During the Italian Renaissance, it was common for artists to be practitioners of more than one skill. Sculpture, painting, drawing, and draughtsmanship. Michelangelo is famous for the Sistine Chapel as well as the statue of David. This focus on the development of several techniques is something that seems distant from the sometimes pragmatic and specialized point of view of modern times. But this does not seem to be the case for Donald Glover Jr. aka Childish Gambino. With Atlanta – produced by FX and now available on Disney+ – the young artist proved to be much more than just a musician. And with him, all the black community seems to be living a new renaissance.
Atlanta, Georgia, USA
Besides being the creator, Glover plays the main character: Ernest “Earn” Marks. Earn is not the world’s best husband nor father, but at least he tries. While his life slips from his fingers and his skills remain underestimated, he keeps on struggling to bring home the paycheck. At least until his cousin, Alfred aka Paper Boy (Brian Tyree Henry) gets famous with a song – which is actually performed by Glover himself. Earn, in desperate need of a job, becomes his manager.
The series focuses more on Atlanta’s harsh suburban life than the luxurious lifestyle flaunted by rappers. Paper Boy tries to resist modern times and “stay real” to help the family, his cousin Earn, and to create a crew he can trust. But his newfound fame changes the way the world sees him. Earn on the other side is in a constant struggle in order to balance his life. He cares about others but is not reliable; he is smart, but has no experience; is the whitest black around, but not white enough.
A new Harlem renaissance?
It was 1925 when Alain Locke published The New Negro, an anthology of only black writers. In doing so, he set a precedent in African-American history: the black community was claiming its rightful place in cultural life. A new renaissance had begun. Not thanks to a white patron or some isolated shooting stars, but joining forces together, creating a solid cultural background. Both the main cast and crew on Atlanta‘s set are mostly African-Americans. Together, they managed to create a show that mixes raw realism and surrealism to give a taste of what being black in the USA feels like. Other series like Watchman and Queen Sugar are moving in the same direction: re-thinking American culture with a black soul at its core.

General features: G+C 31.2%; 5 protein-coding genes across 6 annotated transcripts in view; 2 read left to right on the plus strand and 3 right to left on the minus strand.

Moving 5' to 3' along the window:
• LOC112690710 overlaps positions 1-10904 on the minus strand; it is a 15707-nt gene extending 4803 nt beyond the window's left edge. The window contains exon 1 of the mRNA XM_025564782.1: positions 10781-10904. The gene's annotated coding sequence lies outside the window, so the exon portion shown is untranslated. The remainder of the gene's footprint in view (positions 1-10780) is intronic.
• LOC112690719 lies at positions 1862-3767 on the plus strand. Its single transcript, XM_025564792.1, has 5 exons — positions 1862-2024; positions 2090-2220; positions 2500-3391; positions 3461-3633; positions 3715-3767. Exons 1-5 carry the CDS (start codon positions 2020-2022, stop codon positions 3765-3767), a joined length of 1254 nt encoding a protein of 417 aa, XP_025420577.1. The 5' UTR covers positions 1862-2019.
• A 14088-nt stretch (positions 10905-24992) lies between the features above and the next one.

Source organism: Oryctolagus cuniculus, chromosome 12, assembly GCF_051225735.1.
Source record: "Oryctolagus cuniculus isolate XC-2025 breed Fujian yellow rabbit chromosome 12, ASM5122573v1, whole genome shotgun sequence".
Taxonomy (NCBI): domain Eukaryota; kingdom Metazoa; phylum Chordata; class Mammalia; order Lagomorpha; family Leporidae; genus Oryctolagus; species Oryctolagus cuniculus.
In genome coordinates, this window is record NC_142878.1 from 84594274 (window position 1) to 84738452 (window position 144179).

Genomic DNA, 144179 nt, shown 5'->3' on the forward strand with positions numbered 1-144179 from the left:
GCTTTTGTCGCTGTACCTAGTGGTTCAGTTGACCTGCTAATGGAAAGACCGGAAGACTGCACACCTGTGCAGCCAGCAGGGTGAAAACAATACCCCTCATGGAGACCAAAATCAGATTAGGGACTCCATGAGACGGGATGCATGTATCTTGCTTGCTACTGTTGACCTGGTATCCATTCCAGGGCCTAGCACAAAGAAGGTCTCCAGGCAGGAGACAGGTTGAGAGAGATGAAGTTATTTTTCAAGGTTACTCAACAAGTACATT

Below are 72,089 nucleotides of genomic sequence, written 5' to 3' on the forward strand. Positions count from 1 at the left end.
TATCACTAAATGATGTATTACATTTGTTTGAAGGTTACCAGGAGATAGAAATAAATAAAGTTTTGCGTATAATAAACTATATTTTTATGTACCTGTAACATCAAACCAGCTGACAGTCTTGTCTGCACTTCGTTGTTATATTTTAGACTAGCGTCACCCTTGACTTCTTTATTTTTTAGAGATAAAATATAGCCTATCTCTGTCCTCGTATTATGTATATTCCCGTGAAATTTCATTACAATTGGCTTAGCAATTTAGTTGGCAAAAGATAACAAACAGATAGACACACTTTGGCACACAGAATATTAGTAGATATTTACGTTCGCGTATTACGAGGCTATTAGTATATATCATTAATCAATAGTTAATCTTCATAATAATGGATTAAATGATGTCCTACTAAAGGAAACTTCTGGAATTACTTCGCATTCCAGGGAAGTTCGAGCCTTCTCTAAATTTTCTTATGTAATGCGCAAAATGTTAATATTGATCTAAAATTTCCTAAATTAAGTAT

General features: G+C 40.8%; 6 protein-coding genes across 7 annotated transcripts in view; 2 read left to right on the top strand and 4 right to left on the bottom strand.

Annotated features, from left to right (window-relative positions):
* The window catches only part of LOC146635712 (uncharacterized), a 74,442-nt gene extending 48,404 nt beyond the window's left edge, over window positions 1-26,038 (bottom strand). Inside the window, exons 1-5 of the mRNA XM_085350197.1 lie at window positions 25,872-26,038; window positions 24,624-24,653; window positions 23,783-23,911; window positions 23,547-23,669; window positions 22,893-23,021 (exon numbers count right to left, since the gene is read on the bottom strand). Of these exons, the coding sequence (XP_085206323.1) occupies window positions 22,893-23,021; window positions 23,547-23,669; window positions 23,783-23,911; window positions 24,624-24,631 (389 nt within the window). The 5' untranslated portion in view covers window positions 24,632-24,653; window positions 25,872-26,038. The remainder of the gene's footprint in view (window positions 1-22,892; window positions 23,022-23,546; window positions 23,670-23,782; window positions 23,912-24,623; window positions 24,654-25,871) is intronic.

Atlanta: a black Florence
When Byzantium fall into the Ottomans’ hands, many Greeks thinkers sought refuge in Florence. Thanks to the re-discovery of Aristotle’s teachings, the conception of the world changed. Similarly, at the beginning of the XX century, many afro Americans moved from the racist south to the industrial north, Harlem. Atlanta represents the alternative. Despite being overshadowed by other cities in the international imaginary, Atlanta is a crucible of culture, a stable center. And the city itself plays a major role in the series in a very subtle way.
Glover chooses to use the slang without giving the audience any reference, but the time to get into it. And it’s not easy due to the controversy of the city itself. It is both the place where the KKK was founded, but also it’s a new Tulsa, a black oasis in the prosperous south. Thanks to this series, and its creator, this underrated city is now having its chance to tell a different story, to show the world the different USA.
A childish (Gambino) renaissance
Glover’s arts reflect his necessity to address the topic of race.
But despite the seriousness of his crusade, he often relies on irony and a sense of the grotesque to convey his message. Like other popular shows (Rick and Morty or The Good Place) he uses surrealism to expose the cracks of contemporary society. A similar approach to racial injustice could be seen in Pass Over, a play from Antoinette Nwandu adapted into a movie by Spike Lee for Amazon. In a possible reflection of Samuel Beckett, the two main characters wait for the day to come when they’ll be able to get out from the ‘hood.